Trying to fill a blank early, or pushing yourself to premature self-discovery isn’t necessarily better. Once a belief is part of our identity, it calcifies. Logic doesn’t easily remove what is chiseled onto our egos.

The Search for Better Questions

After my first brush with losing myself abroad, I now try to look for experiences that generate this effect. I want to find experiences that don’t answer, but disrupt who I am, so that I can be better after putting together the pieces.

Travel is one way. Meeting new people and reading books outside your familiar aisles in the bookstore are others. Many of the same things that trigger self-discovery, can trigger new blank spaces. The difference, perhaps, is whether you rush to fill them with new answers or wait to see where they take you.

  • Nicky Spur

    I like how you’ve picked apart your true and honest experience here.

    I think the process of finding yourself comes after losing yourself. With so much stimuli and exposure you eventually filter out the unnecessary and find what’s important in your life. I don’t think it’s impossible to know what is most essential to your lifestyle until you’ve experienced many alternatives and know what is not.

  • Mary Hui

    I agree with Nicky – I think finding and losing yourself are tied together in a symbiotic relationship. Questions arise when you lose yourself, and pondering these questions allow you to find yourself. I found this to be also the case with movement – I think movement defines me, but on closer examination, movement and stillness really do come in a package. Losing, finding, moving, keeping still…it’s all very yin and yang.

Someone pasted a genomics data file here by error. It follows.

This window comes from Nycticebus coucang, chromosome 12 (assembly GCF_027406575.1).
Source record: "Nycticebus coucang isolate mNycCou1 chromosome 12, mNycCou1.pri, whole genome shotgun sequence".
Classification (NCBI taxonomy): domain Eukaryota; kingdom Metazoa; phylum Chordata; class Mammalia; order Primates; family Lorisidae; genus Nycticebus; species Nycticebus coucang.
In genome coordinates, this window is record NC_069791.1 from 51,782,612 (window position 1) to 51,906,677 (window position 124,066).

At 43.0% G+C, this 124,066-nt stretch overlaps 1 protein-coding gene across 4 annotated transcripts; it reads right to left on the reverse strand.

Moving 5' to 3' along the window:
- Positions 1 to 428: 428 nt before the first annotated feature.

• Tony

    In january 2010 i started my careerbreak. I went to Argentina to try out a few new experiences, i have been “lost” for more then a year, it was difficult for me to not know, to not have a goal. People asked me: What are you going to do? I felt compelled to give an answer, sometimes i said: i dont know, sometimes i said whatever i was experimenting with at that moment. I discovered society has some difficulties with people who dont know what they want and i had too. I think the change started when i accepted the “not knowing”. A new friend a succesfull internet entrepreneur, one day proposed me to start a strength training program.
    I was a bit reluctant and unsure that it was something for me, but i tried anyway. After a few months training on my own, i started training with him. He was also interested in personal development. I applied probably 10-20% what i read. He is the only person i know who applies 80-90% what he reads.
    When i saw what he does, i thought, i want THAT. Now i am finally on my path again. Sometimes i have some guilt; if only i had discovered this earlier. I guess i had to see things with my own eyes before i could start believing in a new future.

  • John Doe

    One thing that generates this effect and disrupts your life and emotions pretty seriously is searching/falling in and out of love. It takes you on a unpredictable ride everytime and youre never the same afterwards.
    Having done this more than 5 times, it makes you fractured on the one side but also lets you get to know the real you but also drives you to find more about yourself and what youre looking for in life.

  • Al Pittampalli

    It’s really a sign of maturity, when you’re willing to be changed. Most people aren’t, because it’s difficult, and scary. But when we’re open to it, amazing breakthroughs can happen. Glad travel does this for you, I think debate does this for me.

  • Micheal Johnson

    Americans view eating from experimental view also. We experiment with how much food we can eat in one sitting